I know that we are way past Valentine's Day, but I had the opportunity to reflect a little bit on love this past weekend. It was the first time I had seen my honey since Valentine's Day weekend. We have only been able to see each other one weekend every three weeks since the New Year and it's just plain difficult. It always takes a while to build intimacy and get used to the fact that we are actually together. And sometimes it feels like as soon as we get to that happy comfortable place it's time to leave again. Which brings me to my reflection on love. I have this preconcieved notion that because we don't see each other very often, when we do, we should act and feel very intensely in love. Like I should always want to be smooching him or staring dreamily into his eyes. And I don't. Sometimes I just feel comfortable like the way you felt cuddled up with your blankey. It's just the comfort of spending time with my best friend. Don't get me wrong, there is plenty of smooching. I just mean that I enjoy our time together the most when I am not pressuring myself to feel or act like a star-crossed lover. Perhaps none of this is surprising in any way to anyone reading this. But for me it's an adjustment--loving in a peaceful comfortable way instead of an intense all-consuming way. And accepting that even though I don't feel intensely in love with my fiance all the time, that doesn't mean we need to re-examine our decision to get married. At least someone else agrees with me:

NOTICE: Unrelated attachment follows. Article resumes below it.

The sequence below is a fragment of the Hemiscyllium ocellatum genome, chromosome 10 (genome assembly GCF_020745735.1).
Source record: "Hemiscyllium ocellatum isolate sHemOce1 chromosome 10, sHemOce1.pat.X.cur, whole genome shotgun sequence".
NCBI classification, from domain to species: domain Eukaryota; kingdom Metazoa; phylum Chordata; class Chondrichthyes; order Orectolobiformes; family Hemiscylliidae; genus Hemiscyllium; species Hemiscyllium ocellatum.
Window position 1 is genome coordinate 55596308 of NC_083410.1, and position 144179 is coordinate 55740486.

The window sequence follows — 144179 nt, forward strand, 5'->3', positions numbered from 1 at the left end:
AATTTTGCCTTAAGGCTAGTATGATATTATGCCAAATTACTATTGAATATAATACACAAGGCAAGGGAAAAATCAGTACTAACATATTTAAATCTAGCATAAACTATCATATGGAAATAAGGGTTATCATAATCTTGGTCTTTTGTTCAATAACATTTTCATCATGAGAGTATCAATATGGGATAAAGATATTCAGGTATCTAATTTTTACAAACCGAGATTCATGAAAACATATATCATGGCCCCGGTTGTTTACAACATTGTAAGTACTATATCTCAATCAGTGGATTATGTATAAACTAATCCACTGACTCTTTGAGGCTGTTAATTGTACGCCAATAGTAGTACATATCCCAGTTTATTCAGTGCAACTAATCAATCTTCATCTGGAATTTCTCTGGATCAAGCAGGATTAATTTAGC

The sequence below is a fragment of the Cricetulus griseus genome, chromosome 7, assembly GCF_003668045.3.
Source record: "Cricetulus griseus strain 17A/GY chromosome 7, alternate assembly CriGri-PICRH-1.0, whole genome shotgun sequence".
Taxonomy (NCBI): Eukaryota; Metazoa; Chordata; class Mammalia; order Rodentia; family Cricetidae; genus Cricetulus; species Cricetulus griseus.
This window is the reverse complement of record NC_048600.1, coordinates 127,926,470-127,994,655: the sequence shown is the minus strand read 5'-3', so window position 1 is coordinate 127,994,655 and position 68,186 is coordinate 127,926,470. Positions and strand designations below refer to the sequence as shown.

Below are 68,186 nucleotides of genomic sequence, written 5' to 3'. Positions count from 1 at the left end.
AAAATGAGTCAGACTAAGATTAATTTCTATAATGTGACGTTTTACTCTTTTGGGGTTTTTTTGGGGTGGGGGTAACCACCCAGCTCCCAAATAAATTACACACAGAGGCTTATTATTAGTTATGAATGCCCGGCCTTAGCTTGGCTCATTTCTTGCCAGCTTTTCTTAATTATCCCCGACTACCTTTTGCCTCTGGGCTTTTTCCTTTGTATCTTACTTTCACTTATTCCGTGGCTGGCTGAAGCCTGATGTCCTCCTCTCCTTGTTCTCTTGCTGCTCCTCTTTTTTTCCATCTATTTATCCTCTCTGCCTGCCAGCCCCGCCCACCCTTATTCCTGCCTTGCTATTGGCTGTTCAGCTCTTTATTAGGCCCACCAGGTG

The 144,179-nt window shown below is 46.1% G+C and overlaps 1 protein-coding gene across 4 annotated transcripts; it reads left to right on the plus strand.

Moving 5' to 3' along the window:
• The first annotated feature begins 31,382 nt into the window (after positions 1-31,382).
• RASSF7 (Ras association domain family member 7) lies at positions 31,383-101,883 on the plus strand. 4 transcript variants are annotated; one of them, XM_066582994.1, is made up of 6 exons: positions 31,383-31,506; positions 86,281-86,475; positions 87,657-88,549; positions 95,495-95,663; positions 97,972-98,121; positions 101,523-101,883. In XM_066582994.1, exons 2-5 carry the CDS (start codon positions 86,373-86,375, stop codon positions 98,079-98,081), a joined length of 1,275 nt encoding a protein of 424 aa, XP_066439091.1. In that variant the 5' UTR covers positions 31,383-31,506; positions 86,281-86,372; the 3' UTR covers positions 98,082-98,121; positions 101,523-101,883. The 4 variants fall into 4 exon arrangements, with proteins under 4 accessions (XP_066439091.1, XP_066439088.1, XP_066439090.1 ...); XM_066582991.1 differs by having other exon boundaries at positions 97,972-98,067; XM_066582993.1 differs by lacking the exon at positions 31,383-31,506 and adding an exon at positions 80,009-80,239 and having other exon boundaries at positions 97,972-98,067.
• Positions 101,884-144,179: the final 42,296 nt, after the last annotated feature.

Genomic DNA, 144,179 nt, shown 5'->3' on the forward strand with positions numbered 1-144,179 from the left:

"Love is a temporary madness. It erupts like an earthquake and then subsides. And when it subsides you have to make a decision. You have to work out whether your roots have become so entwined together that it is inconceivable that you should ever part. Because this is what love is. Love is not breathlessness, it is not excitement, it is not the promulgation of promises of eternal passion. That is just being in love which any of us can convince ourselves we are. Love itself is what is left over when being in love has burned away, and this is both an art and a fortunate accident. Your mother and I had it, we had roots that grew towards each other underground, and when all the pretty blossom had fallen from our branches we found that we were one tree and not two. "
-- Captain Corelli's Mandolin